“I think [Engvall] will be a guy who will come in with an additional level of confidence, not thinking about taking on a bigger role with the Marlies, but rather making the Maple Leafs. I think that’s an important distinction for any young player to come in with that mindset. We’ve encouraged Pierre and a number of our other players to come in with the mindset that they want to be Maple Leafs and that should be their focus.” - Sheldon Keefe

Another thing that I think gets overlooked with Engvall is that he has a really nasty side. Because of his massive wingspan and his good hands in front of the net, Engvall’s game has shifted from the perimeter of the ice to along the boards and in front of the net on both ends of the ice. He’ll get in a scrum and be really aggressive with his stick and his body while fighting for the puck, and I have to say his chirping has come a long way. There was a famous night where he started a brawl against the Binghamton Devils and fought Michael McLeod. He had gotten McLeod so mad he just got attacked by him and another teammate and started a line brawl. Engvall looks lanky, but he’s pretty jacked, so I assume McLeod didn’t have much fun during the melee.

All things considered, Engvall had had a great rookie season in the middle six playing secondary special teams, becoming a really dependable player to eat up lots of tough minutes, and of course leading the Marlies in 5v5 goals with 17. Yep, he did all that. Over the summer, Engvall said he’s going to work on his game both at wing and centre, with an emphasis on winning faceoffs (something he was frankly very bad at this season).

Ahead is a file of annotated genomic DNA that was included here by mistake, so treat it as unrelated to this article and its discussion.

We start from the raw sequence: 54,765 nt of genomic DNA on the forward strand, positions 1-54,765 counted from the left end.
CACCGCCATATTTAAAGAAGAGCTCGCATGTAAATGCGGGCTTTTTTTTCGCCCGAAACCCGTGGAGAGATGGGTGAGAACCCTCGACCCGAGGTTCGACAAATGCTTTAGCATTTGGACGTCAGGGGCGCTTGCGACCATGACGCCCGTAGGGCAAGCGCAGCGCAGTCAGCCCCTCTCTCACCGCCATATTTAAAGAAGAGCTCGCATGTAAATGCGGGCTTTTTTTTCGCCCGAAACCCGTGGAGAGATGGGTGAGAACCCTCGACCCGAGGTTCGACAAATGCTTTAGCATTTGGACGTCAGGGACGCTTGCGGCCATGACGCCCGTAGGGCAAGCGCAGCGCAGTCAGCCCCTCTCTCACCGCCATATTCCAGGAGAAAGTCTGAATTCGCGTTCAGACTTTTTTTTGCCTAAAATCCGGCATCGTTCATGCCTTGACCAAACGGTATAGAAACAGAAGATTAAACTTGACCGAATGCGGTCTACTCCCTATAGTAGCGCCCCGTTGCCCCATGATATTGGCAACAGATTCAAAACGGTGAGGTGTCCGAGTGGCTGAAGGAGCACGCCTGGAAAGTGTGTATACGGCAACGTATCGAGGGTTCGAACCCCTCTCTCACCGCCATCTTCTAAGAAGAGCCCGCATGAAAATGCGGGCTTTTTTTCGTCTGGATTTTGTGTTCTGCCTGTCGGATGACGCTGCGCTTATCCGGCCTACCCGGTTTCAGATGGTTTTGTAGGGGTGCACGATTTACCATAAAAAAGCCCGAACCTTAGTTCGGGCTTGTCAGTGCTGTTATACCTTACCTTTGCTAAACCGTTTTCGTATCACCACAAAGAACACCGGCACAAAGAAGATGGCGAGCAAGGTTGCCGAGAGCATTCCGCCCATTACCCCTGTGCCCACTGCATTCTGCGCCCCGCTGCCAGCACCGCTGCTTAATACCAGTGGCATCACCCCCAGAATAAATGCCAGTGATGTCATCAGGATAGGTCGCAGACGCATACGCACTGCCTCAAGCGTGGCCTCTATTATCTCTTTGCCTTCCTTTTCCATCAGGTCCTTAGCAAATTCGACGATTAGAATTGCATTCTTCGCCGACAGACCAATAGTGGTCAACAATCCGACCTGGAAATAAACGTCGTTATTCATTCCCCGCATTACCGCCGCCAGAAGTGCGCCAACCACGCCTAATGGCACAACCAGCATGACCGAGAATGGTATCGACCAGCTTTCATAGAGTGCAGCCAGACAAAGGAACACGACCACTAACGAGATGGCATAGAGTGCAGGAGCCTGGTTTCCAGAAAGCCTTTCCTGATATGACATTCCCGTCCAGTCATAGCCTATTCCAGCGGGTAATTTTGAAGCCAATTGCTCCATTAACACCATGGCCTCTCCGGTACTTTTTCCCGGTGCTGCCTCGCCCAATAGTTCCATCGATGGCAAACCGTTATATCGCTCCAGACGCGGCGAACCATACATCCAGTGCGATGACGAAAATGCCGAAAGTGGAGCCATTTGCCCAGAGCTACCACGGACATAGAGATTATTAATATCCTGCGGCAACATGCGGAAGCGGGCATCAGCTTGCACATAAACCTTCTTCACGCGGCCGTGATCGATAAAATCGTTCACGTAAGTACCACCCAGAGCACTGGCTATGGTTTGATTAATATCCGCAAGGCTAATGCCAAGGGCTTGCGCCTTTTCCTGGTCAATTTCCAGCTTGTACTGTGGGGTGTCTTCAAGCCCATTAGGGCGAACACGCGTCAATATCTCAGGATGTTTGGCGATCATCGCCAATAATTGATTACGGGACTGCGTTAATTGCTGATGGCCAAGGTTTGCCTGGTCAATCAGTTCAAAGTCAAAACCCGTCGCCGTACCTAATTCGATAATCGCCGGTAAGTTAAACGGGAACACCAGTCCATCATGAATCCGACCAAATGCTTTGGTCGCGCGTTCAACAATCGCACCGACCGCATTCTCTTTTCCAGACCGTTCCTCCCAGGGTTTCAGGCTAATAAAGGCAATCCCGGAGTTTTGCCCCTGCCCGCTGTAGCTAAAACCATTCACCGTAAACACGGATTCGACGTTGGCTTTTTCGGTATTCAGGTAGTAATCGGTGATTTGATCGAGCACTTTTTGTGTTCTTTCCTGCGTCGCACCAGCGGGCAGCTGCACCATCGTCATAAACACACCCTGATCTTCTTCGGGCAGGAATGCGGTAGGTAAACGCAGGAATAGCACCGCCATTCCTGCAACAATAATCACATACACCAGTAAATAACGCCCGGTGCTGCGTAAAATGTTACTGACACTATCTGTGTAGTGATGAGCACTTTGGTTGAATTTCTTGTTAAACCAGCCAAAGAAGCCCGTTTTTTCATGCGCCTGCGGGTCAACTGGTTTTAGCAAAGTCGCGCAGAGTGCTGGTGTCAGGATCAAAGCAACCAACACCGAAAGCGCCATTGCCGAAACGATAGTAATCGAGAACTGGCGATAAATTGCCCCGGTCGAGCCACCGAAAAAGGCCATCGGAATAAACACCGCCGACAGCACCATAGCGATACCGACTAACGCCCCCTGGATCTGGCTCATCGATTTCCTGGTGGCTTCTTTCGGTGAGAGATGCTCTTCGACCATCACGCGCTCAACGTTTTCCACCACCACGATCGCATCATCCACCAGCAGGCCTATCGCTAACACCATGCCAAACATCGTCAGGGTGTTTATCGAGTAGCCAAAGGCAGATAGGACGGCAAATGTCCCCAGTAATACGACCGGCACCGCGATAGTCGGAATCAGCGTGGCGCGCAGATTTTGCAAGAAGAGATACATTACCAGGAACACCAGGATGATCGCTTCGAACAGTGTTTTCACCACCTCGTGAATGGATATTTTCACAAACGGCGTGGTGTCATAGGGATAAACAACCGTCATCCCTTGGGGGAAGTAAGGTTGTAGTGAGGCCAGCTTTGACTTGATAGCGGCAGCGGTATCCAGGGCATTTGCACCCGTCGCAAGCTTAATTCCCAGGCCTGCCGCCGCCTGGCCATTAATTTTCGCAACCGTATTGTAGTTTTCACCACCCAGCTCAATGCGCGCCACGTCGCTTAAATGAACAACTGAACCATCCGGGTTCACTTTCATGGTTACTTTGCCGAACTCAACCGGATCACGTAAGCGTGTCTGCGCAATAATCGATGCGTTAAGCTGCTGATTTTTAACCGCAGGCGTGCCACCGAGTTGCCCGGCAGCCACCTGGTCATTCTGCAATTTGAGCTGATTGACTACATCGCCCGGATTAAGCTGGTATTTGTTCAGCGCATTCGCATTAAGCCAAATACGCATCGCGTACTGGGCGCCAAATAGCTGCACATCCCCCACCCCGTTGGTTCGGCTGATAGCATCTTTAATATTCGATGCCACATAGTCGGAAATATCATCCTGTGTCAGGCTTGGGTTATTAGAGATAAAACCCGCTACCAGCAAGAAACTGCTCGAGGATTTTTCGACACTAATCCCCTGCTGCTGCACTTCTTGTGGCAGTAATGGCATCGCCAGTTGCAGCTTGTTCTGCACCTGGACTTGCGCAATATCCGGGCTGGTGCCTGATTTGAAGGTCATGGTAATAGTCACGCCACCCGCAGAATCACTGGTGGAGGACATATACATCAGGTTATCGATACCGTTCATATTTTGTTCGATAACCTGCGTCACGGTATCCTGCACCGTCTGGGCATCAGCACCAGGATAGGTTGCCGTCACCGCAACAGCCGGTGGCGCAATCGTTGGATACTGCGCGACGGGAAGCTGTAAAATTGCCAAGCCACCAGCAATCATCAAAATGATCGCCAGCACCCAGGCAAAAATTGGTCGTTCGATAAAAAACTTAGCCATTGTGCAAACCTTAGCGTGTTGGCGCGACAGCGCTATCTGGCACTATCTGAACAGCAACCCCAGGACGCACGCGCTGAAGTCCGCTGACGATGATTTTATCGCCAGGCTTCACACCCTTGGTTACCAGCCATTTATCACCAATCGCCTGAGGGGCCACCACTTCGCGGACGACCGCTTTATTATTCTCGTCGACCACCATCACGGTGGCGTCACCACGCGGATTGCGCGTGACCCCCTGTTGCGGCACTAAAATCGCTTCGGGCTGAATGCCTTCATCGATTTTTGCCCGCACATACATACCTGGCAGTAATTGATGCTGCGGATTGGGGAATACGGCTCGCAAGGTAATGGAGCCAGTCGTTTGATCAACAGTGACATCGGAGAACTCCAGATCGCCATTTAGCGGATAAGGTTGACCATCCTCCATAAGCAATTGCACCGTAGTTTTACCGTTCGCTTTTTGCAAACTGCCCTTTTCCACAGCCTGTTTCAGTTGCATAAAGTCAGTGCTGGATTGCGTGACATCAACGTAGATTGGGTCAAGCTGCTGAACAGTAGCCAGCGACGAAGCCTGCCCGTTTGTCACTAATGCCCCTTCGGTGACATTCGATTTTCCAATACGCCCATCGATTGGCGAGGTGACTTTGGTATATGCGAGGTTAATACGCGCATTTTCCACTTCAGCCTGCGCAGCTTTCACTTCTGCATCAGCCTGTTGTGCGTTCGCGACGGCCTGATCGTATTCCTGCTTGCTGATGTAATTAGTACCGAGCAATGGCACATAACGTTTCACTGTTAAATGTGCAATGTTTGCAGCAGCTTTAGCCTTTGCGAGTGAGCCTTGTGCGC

Mason Marchment

You’ve probably heard the Marchment story before; an OHL overager that showed up in Leafs development camp and earned himself an NHL contract with his above-average shot and footspeed for someone his age. Marchment started his career with the Marlies as almost of a fighter, but he’s been able to calm that reckless physical part of his game that got him in trouble more often than not with a combination of trust that his coach appreciates his on-ice talents and confidence in his own abilities to score and be productive.

There are some nights where Marchment crosses the line and becomes a hindrance, but those days are coming fewer and farther between. When he is playing hockey, Marchment has a really great set of hands he uses in tight and a shot that can beat goalies from distance. He’s fast, aggressive, and he can both piss off opponents as well as stand up for his teammates in a pinch.

This quote from Trevor Moore is very descriptive in almost a Zach Hyman fashion: